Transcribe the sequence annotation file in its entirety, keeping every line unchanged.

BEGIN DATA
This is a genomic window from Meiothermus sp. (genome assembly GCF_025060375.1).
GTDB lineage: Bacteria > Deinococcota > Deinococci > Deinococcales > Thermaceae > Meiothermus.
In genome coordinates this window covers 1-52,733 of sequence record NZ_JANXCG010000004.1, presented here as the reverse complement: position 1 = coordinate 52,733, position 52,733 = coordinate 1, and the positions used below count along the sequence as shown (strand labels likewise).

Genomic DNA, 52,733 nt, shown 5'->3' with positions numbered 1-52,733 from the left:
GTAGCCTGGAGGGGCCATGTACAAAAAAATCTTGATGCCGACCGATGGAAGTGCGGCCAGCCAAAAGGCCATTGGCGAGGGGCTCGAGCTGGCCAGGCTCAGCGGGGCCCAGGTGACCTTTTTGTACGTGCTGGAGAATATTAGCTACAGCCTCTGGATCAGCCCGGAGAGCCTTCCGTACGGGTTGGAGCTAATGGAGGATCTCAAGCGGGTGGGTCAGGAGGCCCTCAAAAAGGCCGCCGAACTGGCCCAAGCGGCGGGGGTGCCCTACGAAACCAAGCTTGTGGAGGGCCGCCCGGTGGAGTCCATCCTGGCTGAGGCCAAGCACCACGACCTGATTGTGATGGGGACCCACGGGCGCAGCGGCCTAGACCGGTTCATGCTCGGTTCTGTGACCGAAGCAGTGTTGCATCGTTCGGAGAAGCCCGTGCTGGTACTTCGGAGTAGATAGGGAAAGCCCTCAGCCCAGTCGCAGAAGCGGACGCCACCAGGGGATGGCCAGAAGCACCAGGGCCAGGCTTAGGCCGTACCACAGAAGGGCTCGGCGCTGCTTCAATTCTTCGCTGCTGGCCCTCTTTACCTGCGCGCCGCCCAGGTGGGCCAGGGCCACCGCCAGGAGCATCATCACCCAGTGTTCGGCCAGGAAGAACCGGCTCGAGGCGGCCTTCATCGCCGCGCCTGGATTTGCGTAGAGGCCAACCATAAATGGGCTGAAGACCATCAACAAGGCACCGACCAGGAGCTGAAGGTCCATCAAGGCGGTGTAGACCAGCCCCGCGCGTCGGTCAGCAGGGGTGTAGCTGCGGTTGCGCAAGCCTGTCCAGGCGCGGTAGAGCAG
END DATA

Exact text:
This is a genomic window from Meiothermus sp. (genome assembly GCF_025060375.1).
GTDB lineage: Bacteria > Deinococcota > Deinococci > Deinococcales > Thermaceae > Meiothermus.
In genome coordinates this window covers 1-52,733 of sequence record NZ_JANXCG010000004.1, presented here as the reverse complement: position 1 = coordinate 52,733, position 52,733 = coordinate 1, and the positions used below count along the sequence as shown (strand labels likewise).

Genomic DNA, 52,733 nt, shown 5'->3' with positions numbered 1-52,733 from the left:
GTAGCCTGGAGGGGCCATGTACAAAAAAATCTTGATGCCGACCGATGGAAGTGCGGCCAGCCAAAAGGCCATTGGCGAGGGGCTCGAGCTGGCCAGGCTCAGCGGGGCCCAGGTGACCTTTTTGTACGTGCTGGAGAATATTAGCTACAGCCTCTGGATCAGCCCGGAGAGCCTTCCGTACGGGTTGGAGCTAATGGAGGATCTCAAGCGGGTGGGTCAGGAGGCCCTCAAAAAGGCCGCCGAACTGGCCCAAGCGGCGGGGGTGCCCTACGAAACCAAGCTTGTGGAGGGCCGCCCGGTGGAGTCCATCCTGGCTGAGGCCAAGCACCACGACCTGATTGTGATGGGGACCCACGGGCGCAGCGGCCTAGACCGGTTCATGCTCGGTTCTGTGACCGAAGCAGTGTTGCATCGTTCGGAGAAGCCCGTGCTGGTACTTCGGAGTAGATAGGGAAAGCCCTCAGCCCAGTCGCAGAAGCGGACGCCACCAGGGGATGGCCAGAAGCACCAGGGCCAGGCTTAGGCCGTACCACAGAAGGGCTCGGCGCTGCTTCAATTCTTCGCTGCTGGCCCTCTTTACCTGCGCGCCGCCCAGGTGGGCCAGGGCCACCGCCAGGAGCATCATCACCCAGTGTTCGGCCAGGAAGAACCGGCTCGAGGCGGCCTTCATCGCCGCGCCTGGATTTGCGTAGAGGCCAACCATAAATGGGCTGAAGACCATCAACAAGGCACCGACCAGGAGCTGAAGGTCCATCAAGGCGGTGTAGACCAGCCCCGCGCGTCGGTCAGCAGGGGTGTAGCTGCGGTTGCGCAAGCCTGTCCAGGCGCGGTAGAGCAG